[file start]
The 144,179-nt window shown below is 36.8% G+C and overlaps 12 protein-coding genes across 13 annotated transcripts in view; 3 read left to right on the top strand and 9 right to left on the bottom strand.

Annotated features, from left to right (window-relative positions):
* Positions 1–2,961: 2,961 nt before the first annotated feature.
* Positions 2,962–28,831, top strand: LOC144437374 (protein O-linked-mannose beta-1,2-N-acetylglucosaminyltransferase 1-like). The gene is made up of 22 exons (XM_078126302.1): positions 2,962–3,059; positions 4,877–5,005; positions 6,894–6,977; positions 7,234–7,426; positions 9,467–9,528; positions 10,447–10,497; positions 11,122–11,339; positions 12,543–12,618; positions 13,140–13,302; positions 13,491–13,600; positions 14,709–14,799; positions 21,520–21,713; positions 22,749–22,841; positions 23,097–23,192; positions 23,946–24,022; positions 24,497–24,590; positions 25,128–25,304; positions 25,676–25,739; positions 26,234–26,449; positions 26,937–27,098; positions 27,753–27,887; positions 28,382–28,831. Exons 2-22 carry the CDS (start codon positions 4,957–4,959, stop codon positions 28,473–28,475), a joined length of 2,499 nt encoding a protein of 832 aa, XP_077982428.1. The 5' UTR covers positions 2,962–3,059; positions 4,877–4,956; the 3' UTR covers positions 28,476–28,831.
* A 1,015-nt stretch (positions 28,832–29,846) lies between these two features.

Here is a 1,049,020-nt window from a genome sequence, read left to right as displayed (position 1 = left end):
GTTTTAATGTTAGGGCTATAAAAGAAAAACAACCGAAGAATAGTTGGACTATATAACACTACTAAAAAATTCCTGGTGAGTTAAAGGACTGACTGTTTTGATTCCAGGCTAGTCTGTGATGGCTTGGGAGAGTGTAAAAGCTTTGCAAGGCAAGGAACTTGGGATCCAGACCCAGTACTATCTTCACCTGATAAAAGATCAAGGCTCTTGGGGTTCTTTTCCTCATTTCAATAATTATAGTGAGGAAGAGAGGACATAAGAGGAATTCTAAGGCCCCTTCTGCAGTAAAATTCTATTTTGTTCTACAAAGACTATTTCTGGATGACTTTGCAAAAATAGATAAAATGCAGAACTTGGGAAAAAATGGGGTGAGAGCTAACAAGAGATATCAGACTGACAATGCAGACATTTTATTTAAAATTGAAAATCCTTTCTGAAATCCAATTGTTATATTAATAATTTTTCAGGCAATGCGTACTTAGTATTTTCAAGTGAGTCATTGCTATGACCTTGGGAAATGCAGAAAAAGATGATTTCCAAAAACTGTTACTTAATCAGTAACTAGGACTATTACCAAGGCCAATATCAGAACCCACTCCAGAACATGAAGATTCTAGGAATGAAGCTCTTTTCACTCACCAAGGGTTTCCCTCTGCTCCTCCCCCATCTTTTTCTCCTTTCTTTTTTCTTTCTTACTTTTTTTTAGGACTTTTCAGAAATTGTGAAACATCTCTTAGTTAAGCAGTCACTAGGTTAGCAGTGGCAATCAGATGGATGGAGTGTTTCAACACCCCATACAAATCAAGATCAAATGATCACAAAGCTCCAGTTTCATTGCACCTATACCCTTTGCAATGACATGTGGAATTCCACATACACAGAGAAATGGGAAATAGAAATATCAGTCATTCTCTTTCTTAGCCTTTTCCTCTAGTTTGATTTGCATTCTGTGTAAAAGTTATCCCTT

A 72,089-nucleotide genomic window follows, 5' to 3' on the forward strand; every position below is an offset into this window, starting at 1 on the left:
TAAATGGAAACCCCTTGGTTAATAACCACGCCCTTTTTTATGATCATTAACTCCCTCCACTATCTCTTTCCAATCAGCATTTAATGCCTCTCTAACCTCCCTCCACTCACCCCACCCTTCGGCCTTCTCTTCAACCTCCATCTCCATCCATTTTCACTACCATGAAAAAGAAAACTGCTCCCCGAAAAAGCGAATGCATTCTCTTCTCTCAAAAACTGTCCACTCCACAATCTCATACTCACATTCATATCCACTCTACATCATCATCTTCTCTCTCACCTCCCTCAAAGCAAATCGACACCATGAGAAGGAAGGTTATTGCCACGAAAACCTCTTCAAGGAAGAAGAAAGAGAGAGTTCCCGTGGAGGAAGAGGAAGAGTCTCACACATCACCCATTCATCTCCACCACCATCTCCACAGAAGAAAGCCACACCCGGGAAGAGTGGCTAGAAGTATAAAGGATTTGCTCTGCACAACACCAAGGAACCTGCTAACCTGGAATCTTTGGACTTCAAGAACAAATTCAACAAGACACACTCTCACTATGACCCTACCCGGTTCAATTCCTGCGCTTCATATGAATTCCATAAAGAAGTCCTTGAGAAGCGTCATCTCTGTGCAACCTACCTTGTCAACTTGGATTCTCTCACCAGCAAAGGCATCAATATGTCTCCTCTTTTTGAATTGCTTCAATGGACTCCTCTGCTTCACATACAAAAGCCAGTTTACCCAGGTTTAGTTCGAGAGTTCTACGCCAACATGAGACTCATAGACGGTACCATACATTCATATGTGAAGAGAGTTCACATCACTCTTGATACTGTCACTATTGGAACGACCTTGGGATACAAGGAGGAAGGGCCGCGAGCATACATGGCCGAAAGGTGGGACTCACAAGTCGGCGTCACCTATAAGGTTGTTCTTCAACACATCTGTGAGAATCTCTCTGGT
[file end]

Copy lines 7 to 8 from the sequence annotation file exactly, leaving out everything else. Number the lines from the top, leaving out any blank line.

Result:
GTTTTAATGTTAGGGCTATAAAAGAAAAACAACCGAAGAATAGTTGGACTATATAACACTACTAAAAAATTCCTGGTGAGTTAAAGGACTGACTGTTTTGATTCCAGGCTAGTCTGTGATGGCTTGGGAGAGTGTAAAAGCTTTGCAAGGCAAGGAACTTGGGATCCAGACCCAGTACTATCTTCACCTGATAAAAGATCAAGGCTCTTGGGGTTCTTTTCCTCATTTCAATAATTATAGTGAGGAAGAGAGGACATAAGAGGAATTCTAAGGCCCCTTCTGCAGTAAAATTCTATTTTGTTCTACAAAGACTATTTCTGGATGACTTTGCAAAAATAGATAAAATGCAGAACTTGGGAAAAAATGGGGTGAGAGCTAACAAGAGATATCAGACTGACAATGCAGACATTTTATTTAAAATTGAAAATCCTTTCTGAAATCCAATTGTTATATTAATAATTTTTCAGGCAATGCGTACTTAGTATTTTCAAGTGAGTCATTGCTATGACCTTGGGAAATGCAGAAAAAGATGATTTCCAAAAACTGTTACTTAATCAGTAACTAGGACTATTACCAAGGCCAATATCAGAACCCACTCCAGAACATGAAGATTCTAGGAATGAAGCTCTTTTCACTCACCAAGGGTTTCCCTCTGCTCCTCCCCCATCTTTTTCTCCTTTCTTTTTTCTTTCTTACTTTTTTTTAGGACTTTTCAGAAATTGTGAAACATCTCTTAGTTAAGCAGTCACTAGGTTAGCAGTGGCAATCAGATGGATGGAGTGTTTCAACACCCCATACAAATCAAGATCAAATGATCACAAAGCTCCAGTTTCATTGCACCTATACCCTTTGCAATGACATGTGGAATTCCACATACACAGAGAAATGGGAAATAGAAATATCAGTCATTCTCTTTCTTAGCCTTTTCCTCTAGTTTGATTTGCATTCTGTGTAAAAGTTATCCCTT

A 72,089-nucleotide genomic window follows, 5' to 3' on the forward strand; every position below is an offset into this window, starting at 1 on the left: